Visual C++ PaintEventArgs
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Thread: Visual C++ PaintEventArgs

  1. #1
    Join Date
    Aug 2011
    Posts
    19

    Visual C++ PaintEventArgs

    Hi everyone,
    I followed the example on MSDN, which was very helpful (http://msdn.microsoft.com/en-us/libr...eventargs.aspx).

    However, the problem that I have is that I don't know how to reuse PaintEventArgs over again!

    Once I assigned the "Form" Appearance in its property to have Paint Appearance, then I got the following appeared in my code
    private: void Form1_Paint(System::Object ^ sender, System::Windows::Forms::PaintEventArgs ^ pe)

    And when I followed the example listed on the above link I got it to work.
    But now, I want to define an internal function that keeps doing more stuff, and I did something like this:
    I defined this at a global level:
    Private: System::Windows::Forms::PaintEventArgs my_pe

    And inside the "Form1_paint" function, I added the following line: my_pe = pe

    And then I defined a separate function

    private: void draw_line(double long x, double long y, System::Object ^ sender, System::Windows::Forms::PaintEventArgs ^ pe){
    Pen^ greenPen = gcnew Pen(Color::Green);
    Point startPoint;
    Point endPoint;

    startPoint= Point(20+x, 50+x);
    endPoint = Point(200+y, 300+y);
    pe->Graphics->DrawLine( greenPen, startPoint, endPoint);
    }

    And somewhere else in the code, I am calling the following:

    draw_line(100, 100, sender, my_pe);

    But I get a run time error and doesn't understand (my_pe->Graphics)???


    Can someone please help and tell me how can I actually reuse the PaintEventArgs, such that I can keep calling different function that do different drawings?

    I really appreciate,

    --Rudy
    Last edited by rudy01; January 23rd, 2013 at 10:01 AM.

  2. #2
    Join Date
    Jun 2010
    Location
    Germany
    Posts
    2,583

    Re: Visual C++ PaintEventArgs

    Tunneling the Graphics object you got from the event args parameter out of the event handler is useless: The object becomes invalid as soon as the event handler returns.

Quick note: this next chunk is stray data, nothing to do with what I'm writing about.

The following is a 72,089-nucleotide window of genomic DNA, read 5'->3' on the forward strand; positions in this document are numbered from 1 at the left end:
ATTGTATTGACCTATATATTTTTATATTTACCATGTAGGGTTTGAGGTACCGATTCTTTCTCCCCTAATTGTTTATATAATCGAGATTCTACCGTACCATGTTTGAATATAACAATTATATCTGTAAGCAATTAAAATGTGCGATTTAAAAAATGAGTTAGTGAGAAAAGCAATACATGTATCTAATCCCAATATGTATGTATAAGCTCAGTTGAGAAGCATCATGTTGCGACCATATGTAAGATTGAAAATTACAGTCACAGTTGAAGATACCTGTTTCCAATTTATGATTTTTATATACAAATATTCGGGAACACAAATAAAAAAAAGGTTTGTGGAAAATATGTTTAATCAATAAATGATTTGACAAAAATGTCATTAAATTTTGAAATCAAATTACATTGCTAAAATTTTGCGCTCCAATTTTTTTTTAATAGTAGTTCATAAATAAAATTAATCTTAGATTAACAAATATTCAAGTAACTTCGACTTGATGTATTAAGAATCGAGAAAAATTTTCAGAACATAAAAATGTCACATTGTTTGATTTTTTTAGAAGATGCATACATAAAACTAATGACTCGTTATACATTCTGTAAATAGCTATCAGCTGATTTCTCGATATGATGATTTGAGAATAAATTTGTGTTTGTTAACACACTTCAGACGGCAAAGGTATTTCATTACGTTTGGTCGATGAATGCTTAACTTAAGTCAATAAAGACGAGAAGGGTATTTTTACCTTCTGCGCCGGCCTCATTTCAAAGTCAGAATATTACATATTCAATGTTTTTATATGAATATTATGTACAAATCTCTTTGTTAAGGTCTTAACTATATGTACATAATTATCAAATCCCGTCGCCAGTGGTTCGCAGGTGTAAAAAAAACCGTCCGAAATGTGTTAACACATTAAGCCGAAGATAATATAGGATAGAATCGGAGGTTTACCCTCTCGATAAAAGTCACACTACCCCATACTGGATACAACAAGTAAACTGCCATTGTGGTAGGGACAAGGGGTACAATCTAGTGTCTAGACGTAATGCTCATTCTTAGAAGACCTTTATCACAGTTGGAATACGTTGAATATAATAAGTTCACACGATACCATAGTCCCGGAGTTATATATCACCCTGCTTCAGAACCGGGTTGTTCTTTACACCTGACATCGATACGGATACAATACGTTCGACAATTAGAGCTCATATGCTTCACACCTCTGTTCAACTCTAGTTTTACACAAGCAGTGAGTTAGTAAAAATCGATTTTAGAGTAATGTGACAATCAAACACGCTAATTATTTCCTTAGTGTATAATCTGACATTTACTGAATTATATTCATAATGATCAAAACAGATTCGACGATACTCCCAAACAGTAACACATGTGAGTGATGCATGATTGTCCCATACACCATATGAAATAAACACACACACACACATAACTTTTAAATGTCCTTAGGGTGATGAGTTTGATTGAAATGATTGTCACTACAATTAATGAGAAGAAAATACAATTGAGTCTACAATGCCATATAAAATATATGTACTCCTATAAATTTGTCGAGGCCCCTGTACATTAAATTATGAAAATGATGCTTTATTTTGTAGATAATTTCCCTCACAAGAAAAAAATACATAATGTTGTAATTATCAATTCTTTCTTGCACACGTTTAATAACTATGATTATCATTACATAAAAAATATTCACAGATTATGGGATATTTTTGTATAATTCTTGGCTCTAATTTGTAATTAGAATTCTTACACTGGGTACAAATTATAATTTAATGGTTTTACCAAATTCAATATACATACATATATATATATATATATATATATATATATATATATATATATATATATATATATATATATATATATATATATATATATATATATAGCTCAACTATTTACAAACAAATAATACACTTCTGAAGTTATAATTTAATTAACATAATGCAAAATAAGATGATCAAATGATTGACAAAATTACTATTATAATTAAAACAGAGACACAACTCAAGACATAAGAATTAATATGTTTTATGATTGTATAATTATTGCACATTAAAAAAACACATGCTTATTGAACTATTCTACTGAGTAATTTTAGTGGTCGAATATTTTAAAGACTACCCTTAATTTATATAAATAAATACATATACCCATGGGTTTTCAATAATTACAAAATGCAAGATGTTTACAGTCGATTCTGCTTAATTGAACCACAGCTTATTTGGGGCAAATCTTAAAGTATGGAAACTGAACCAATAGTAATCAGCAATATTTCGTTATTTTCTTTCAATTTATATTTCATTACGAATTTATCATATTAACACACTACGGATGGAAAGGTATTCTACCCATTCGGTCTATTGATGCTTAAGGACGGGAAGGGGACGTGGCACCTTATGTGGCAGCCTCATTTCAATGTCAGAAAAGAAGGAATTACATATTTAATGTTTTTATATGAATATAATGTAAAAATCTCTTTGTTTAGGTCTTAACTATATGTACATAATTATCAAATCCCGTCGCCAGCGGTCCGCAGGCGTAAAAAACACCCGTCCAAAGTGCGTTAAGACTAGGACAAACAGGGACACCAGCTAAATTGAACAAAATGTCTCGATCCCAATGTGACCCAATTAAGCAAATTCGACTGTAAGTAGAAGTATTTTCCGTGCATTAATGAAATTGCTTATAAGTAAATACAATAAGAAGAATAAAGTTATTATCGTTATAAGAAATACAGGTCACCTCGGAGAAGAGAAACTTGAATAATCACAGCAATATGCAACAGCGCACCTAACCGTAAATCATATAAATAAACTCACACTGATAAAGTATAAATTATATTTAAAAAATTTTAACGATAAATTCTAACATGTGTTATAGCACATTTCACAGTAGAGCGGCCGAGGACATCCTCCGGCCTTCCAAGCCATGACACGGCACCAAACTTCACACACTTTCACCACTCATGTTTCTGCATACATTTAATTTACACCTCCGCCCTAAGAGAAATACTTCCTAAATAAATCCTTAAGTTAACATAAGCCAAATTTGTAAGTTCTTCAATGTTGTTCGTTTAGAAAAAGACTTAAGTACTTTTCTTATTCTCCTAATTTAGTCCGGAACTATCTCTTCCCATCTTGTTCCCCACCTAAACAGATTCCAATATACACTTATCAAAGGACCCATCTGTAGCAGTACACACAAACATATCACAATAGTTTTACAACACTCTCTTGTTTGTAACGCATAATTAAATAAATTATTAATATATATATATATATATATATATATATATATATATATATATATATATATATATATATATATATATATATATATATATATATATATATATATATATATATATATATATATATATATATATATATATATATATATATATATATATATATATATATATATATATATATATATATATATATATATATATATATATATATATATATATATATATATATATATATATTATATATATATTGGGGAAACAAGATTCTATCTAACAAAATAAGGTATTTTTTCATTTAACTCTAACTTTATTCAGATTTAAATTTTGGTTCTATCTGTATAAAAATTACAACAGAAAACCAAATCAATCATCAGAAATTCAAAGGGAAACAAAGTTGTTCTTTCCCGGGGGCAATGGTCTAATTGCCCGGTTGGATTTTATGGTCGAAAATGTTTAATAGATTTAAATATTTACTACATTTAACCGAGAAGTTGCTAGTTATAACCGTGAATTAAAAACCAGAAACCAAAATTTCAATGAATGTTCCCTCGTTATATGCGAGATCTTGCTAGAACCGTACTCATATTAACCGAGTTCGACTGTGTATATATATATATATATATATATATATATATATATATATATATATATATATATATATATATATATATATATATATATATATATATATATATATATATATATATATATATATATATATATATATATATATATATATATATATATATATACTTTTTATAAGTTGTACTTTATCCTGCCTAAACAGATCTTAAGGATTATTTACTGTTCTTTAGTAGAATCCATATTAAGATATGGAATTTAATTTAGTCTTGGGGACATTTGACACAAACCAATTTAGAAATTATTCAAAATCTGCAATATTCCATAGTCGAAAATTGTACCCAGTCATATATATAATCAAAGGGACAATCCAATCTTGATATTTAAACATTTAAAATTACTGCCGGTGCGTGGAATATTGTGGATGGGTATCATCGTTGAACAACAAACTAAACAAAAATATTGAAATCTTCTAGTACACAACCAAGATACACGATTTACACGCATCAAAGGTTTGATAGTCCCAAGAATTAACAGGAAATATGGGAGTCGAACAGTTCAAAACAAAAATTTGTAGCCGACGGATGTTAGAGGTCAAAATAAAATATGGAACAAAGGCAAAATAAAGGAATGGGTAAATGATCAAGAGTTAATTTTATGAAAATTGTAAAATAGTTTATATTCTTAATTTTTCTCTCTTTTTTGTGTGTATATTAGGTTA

According to the Windows philosophy, the only actual painting that's going on happens inside the paint event handler and is usually based on parameters determined by the outside world.

    For demonstration, I have modified the MSDN sample you're refererring to a bit, so it draws a line rotating at the pace of a clock's seconds hand:

    Code:
    // Form1.cpp
    
    #include "stdafx.h"
    
    #include "Form1.h"
    
    using namespace PaintEventDemo;
    
    /*
    Event handler function taken from the sample at
    http://msdn.microsoft.com/en-us/libr...v=vs.100).aspx
    and modified:
    */
    
    System::Void Form1::pictureBox1_Paint(System::Object^  sender, System::Windows::Forms::PaintEventArgs^  e)
    {
      // Create a local version of the graphics object for the PictureBox:
    
      Graphics^ g = e->Graphics;
    
      // Draw a string on the PictureBox:
    
      g->DrawString( "This is a rotating line drawn on the control",
        gcnew Drawing::Font("Arial", 10), Brushes::Blue, Point(30, 30));
    
      // Rotate the Graphics' coordinate system around its own center to make the line drawn with
      // numerically fixed endpoints effectively rotate:
    
      g->TranslateTransform(pictureBox1->ClientSize.Width / 2, pictureBox1->ClientSize.Height / 2);
      g->RotateTransform(DateTime::Now.Second * 6);
    
      // Draw the line:
    
      g->DrawLine(Pens::Red, 0, -pictureBox1->ClientSize.Height / 2, 0, pictureBox1->ClientSize.Height / 2);
    }
    
    System::Void Form1::timer1_Tick(System::Object^  sender, System::EventArgs^  e)
    {
      pictureBox1->Invalidate();
    }
    The job of the timer tick handler is to periodically invalidate the picture box to cause it to repaint. That's how any Windows GUI program would do it: Update the "outside world" parameters (in case of this demo the system clock's seconds value which is updated automatically) and then invalidate the control to cause it to redraw itself, which then is done in the paint event handler.

    In this demo I also have separated the event handler implementations into a separate implementation file (Form1.cpp) as has been discussed in several threads around here. The demo project is attached to this post.
    Attached Files Attached Files
    Last edited by Eri523; January 24th, 2013 at 12:29 PM.
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  3. #3
    Join Date
    Aug 2011
    Posts
    19

    Re: Visual C++ PaintEventArgs

    Perfect,
    Thanks a lot for taking the time and replying. It is making sense, and thanks for attaching the demo paint code.

    Thanks again,
    --Rudy

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